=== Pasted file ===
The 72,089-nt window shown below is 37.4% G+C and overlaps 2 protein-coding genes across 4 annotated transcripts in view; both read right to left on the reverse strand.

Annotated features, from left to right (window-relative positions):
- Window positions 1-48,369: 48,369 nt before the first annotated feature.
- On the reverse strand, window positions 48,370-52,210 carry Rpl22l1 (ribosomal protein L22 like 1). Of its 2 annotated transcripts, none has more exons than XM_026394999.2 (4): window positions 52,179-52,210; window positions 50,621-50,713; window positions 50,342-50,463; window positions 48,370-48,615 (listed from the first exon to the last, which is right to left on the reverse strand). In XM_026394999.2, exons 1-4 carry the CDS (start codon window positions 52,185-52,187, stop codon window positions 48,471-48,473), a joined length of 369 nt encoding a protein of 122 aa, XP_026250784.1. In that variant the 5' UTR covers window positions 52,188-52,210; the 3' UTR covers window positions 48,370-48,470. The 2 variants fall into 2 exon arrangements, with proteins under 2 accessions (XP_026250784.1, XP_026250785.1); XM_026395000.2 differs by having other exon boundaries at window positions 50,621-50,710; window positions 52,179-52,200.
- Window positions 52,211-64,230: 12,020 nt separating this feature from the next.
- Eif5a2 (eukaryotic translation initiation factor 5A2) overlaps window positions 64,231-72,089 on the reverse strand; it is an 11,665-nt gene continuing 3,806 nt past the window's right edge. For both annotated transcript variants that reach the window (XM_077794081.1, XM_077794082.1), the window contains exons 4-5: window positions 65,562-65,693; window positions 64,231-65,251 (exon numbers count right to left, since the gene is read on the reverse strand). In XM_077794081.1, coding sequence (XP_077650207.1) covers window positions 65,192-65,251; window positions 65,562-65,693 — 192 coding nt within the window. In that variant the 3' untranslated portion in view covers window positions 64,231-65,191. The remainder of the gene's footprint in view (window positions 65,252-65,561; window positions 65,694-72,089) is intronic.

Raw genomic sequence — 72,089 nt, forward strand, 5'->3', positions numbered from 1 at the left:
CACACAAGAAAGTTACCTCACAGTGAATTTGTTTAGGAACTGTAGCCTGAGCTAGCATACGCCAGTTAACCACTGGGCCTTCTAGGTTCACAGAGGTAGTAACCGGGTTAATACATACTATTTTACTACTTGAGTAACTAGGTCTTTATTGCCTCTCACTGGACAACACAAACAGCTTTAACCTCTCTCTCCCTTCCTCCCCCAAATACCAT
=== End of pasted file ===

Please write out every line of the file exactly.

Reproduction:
The 72,089-nt window shown below is 37.4% G+C and overlaps 2 protein-coding genes across 4 annotated transcripts in view; both read right to left on the reverse strand.

Annotated features, from left to right (window-relative positions):
- Window positions 1-48,369: 48,369 nt before the first annotated feature.
- On the reverse strand, window positions 48,370-52,210 carry Rpl22l1 (ribosomal protein L22 like 1). Of its 2 annotated transcripts, none has more exons than XM_026394999.2 (4): window positions 52,179-52,210; window positions 50,621-50,713; window positions 50,342-50,463; window positions 48,370-48,615 (listed from the first exon to the last, which is right to left on the reverse strand). In XM_026394999.2, exons 1-4 carry the CDS (start codon window positions 52,185-52,187, stop codon window positions 48,471-48,473), a joined length of 369 nt encoding a protein of 122 aa, XP_026250784.1. In that variant the 5' UTR covers window positions 52,188-52,210; the 3' UTR covers window positions 48,370-48,470. The 2 variants fall into 2 exon arrangements, with proteins under 2 accessions (XP_026250784.1, XP_026250785.1); XM_026395000.2 differs by having other exon boundaries at window positions 50,621-50,710; window positions 52,179-52,200.
- Window positions 52,211-64,230: 12,020 nt separating this feature from the next.
- Eif5a2 (eukaryotic translation initiation factor 5A2) overlaps window positions 64,231-72,089 on the reverse strand; it is an 11,665-nt gene continuing 3,806 nt past the window's right edge. For both annotated transcript variants that reach the window (XM_077794081.1, XM_077794082.1), the window contains exons 4-5: window positions 65,562-65,693; window positions 64,231-65,251 (exon numbers count right to left, since the gene is read on the reverse strand). In XM_077794081.1, coding sequence (XP_077650207.1) covers window positions 65,192-65,251; window positions 65,562-65,693 — 192 coding nt within the window. In that variant the 3' untranslated portion in view covers window positions 64,231-65,191. The remainder of the gene's footprint in view (window positions 65,252-65,561; window positions 65,694-72,089) is intronic.

Raw genomic sequence — 72,089 nt, forward strand, 5'->3', positions numbered from 1 at the left:
CACACAAGAAAGTTACCTCACAGTGAATTTGTTTAGGAACTGTAGCCTGAGCTAGCATACGCCAGTTAACCACTGGGCCTTCTAGGTTCACAGAGGTAGTAACCGGGTTAATACATACTATTTTACTACTTGAGTAACTAGGTCTTTATTGCCTCTCACTGGACAACACAAACAGCTTTAACCTCTCTCTCCCTTCCTCCCCCAAATACCAT